Category: St. Adalbert’s Cemetery

  • Wiktoria Bernatowicz Tombstone, St. Adalbert Cemetery

    A Lithuanian tombstone in a good state of preservation. European immigrants tended to bring with them their memories of what a gravestone should look like, so we find very different styles in different ethnic groups. This is a common East European style. The East European tombstones here were often decorated in very shallow relief, much of which has vanished in a century or so of erosion; but this crucifix is still visible in outline, though the details are lost.

    With the help of Google Translate, here is the inscription:

    IN MEMORY OF
    WIKTORIA BERNATOWICZ
    BORN 1860
    DIED FEBRUARY 9, 1918
    ETERNAL REST

  • Iron Crucifix, St. Adalbert’s Cemetery

    We have met a very similar iron crucifix in St. Peter’s Cemetery (Arlington), and it had the same problem: the letters fall off as they rust. Here we have no adjacent monument to give us the name, so Father Pitt has no way to fill in B–D-NS. If anyone familiar with Polish names has a guess, please leave a comment.

  • Frackowiak-Wawrzyniak Monument, St. Adalbert’s Cemetery

    A very busy Gothic design with a praying angel in an alcove and a crucifix on top. Nevertheless, though Father Pitt cannot justify it intellectually, it is still his feeling that the form of the monument is pleasingly balanced.

  • Rustic Crucifix, St. Adalbert’s Cemetery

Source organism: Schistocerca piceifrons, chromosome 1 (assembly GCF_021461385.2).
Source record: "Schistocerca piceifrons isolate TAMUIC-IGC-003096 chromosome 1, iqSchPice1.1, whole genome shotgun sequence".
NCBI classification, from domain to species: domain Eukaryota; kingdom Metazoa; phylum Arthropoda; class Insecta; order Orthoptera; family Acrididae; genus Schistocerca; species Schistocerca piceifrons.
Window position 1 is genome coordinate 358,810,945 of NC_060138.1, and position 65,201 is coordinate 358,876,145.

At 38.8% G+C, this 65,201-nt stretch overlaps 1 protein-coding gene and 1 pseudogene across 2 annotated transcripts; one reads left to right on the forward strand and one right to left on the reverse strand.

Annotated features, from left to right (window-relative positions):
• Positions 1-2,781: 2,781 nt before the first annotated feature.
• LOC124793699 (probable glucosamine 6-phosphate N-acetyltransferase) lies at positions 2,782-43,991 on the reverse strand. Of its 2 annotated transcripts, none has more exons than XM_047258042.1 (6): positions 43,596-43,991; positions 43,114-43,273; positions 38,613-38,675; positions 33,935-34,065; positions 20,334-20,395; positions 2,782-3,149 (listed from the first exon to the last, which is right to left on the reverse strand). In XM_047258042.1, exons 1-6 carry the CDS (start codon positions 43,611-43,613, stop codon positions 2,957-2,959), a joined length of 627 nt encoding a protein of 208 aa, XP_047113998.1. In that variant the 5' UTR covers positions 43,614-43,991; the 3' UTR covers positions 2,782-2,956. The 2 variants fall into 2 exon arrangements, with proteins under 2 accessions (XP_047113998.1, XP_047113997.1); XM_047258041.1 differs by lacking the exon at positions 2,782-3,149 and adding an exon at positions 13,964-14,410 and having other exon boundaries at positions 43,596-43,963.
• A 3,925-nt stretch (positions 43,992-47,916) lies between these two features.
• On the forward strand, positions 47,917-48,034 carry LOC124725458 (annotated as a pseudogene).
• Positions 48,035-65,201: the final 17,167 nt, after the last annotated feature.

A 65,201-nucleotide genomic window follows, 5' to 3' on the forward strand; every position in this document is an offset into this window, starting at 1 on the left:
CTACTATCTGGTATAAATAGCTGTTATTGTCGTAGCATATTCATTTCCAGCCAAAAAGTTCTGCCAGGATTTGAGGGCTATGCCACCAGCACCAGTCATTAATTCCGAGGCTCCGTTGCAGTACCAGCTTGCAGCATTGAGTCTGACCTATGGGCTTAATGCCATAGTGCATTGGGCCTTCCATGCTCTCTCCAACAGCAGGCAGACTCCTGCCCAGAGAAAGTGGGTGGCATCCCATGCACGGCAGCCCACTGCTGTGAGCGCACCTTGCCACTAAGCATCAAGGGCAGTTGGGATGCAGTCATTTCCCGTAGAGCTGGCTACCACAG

It is very frustrating to Father Pitt to be almost but not quite able to read the inscription on this monument. The fact that it is in Polish does not make matters easier; the fact that, while it uses the Latin alphabet, there are letters that seem to be a backwards N (like a Cyrillic И) makes it even more puzzling; but beyond those difficulties, there seem to be too many letters that are not legible at all. Perhaps they would show up in a different light.

    The monument itself is striking: a crucifix in the romantic style of a rustic stump.

    Here is the inscription, so that anyone who has better eyes than old Pa Pitt’s may attempt to read it, and perhaps leave a comment with a suggested interpretation:

  • Dominowskich Monument, St. Adalbert’s Cemetery

    The soft stone is eroding, softening the features of this sculpture to a kind of abstract peace, but she still clings to the rugged rustic cross. The rustic style, incidentally, is very much favored in St. Adalbert’s.